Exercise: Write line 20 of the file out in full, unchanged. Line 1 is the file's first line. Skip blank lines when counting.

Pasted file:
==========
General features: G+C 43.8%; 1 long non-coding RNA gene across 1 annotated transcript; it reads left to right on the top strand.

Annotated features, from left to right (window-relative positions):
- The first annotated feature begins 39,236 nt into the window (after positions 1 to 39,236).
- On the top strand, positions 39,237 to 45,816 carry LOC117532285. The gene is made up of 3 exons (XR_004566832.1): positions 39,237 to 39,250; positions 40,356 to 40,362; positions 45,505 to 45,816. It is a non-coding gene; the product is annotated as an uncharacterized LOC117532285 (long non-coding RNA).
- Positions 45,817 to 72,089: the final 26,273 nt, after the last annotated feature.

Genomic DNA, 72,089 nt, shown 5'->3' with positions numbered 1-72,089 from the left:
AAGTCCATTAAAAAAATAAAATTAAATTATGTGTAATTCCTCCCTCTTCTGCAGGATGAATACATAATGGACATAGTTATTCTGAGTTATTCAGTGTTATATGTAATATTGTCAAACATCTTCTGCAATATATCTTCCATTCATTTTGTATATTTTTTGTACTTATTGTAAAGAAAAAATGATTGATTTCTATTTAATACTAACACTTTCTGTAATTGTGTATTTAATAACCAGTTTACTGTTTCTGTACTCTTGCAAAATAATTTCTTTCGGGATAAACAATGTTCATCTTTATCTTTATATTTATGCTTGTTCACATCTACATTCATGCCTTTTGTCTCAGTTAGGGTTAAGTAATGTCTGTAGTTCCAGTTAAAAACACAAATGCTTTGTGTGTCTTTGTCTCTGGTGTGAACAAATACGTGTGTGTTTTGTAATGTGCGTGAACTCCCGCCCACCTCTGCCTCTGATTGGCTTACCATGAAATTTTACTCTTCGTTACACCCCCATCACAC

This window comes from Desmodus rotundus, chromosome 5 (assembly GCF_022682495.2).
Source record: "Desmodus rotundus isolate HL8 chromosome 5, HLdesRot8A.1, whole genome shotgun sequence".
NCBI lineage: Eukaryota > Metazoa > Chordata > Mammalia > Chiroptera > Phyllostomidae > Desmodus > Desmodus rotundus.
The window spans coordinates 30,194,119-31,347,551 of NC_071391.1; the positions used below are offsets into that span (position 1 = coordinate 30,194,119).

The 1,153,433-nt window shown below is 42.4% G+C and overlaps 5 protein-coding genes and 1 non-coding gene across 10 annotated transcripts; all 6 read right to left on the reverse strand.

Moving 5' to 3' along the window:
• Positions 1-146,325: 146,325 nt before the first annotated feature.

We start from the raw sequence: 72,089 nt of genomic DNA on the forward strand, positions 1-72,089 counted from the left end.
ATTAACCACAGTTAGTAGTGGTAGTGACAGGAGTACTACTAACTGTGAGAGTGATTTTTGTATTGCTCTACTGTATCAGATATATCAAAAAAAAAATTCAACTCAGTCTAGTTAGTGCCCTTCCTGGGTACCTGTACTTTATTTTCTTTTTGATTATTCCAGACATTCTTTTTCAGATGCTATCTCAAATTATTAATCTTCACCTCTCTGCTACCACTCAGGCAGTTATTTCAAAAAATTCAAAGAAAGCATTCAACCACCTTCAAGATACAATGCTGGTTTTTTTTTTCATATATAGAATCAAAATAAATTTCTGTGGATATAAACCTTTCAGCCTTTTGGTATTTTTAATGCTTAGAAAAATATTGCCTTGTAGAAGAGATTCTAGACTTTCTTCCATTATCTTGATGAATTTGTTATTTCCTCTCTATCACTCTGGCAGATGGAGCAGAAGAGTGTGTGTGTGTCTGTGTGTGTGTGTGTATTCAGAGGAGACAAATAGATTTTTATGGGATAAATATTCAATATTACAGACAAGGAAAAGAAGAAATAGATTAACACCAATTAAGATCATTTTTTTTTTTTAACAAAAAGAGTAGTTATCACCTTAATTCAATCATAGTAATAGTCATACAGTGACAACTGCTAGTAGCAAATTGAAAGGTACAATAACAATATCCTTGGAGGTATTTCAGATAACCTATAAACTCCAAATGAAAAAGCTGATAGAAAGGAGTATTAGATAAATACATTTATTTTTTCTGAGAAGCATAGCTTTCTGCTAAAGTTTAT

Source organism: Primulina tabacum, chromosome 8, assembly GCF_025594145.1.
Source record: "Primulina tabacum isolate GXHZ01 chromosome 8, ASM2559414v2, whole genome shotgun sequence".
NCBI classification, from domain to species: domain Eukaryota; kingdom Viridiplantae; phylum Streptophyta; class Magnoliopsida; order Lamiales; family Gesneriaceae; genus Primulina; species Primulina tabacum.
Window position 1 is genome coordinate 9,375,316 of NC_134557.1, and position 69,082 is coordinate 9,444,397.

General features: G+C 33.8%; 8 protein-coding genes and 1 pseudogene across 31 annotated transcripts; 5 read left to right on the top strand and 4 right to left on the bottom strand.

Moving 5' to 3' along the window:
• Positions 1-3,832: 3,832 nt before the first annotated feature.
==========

Window position 1 is genome coordinate 9,375,316 of NC_134557.1, and position 69,082 is coordinate 9,444,397.